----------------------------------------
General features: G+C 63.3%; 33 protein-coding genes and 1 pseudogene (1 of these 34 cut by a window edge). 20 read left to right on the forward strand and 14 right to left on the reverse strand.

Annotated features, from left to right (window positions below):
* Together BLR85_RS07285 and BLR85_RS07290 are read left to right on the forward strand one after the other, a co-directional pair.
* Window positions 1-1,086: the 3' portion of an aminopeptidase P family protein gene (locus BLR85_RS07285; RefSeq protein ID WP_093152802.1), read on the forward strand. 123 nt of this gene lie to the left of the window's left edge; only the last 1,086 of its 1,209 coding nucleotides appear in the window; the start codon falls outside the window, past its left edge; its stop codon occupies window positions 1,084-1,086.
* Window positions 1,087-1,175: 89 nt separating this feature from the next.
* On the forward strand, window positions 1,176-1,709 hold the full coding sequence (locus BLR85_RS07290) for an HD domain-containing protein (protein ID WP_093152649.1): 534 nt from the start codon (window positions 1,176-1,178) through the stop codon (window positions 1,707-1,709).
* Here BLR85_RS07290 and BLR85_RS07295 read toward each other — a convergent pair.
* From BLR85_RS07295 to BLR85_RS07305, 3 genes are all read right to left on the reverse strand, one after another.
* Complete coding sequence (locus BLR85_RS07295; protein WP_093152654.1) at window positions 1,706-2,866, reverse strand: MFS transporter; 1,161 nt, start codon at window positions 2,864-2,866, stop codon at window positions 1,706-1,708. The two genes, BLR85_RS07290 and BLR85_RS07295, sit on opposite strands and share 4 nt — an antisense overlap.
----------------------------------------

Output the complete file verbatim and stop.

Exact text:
General features: G+C 63.3%; 33 protein-coding genes and 1 pseudogene (1 of these 34 cut by a window edge). 20 read left to right on the forward strand and 14 right to left on the reverse strand.

Annotated features, from left to right (window positions below):
* Together BLR85_RS07285 and BLR85_RS07290 are read left to right on the forward strand one after the other, a co-directional pair.
* Window positions 1-1,086: the 3' portion of an aminopeptidase P family protein gene (locus BLR85_RS07285; RefSeq protein ID WP_093152802.1), read on the forward strand. 123 nt of this gene lie to the left of the window's left edge; only the last 1,086 of its 1,209 coding nucleotides appear in the window; the start codon falls outside the window, past its left edge; its stop codon occupies window positions 1,084-1,086.
* Window positions 1,087-1,175: 89 nt separating this feature from the next.
* On the forward strand, window positions 1,176-1,709 hold the full coding sequence (locus BLR85_RS07290) for an HD domain-containing protein (protein ID WP_093152649.1): 534 nt from the start codon (window positions 1,176-1,178) through the stop codon (window positions 1,707-1,709).
* Here BLR85_RS07290 and BLR85_RS07295 read toward each other — a convergent pair.
* From BLR85_RS07295 to BLR85_RS07305, 3 genes are all read right to left on the reverse strand, one after another.
* Complete coding sequence (locus BLR85_RS07295; protein WP_093152654.1) at window positions 1,706-2,866, reverse strand: MFS transporter; 1,161 nt, start codon at window positions 2,864-2,866, stop codon at window positions 1,706-1,708. The two genes, BLR85_RS07290 and BLR85_RS07295, sit on opposite strands and share 4 nt — an antisense overlap.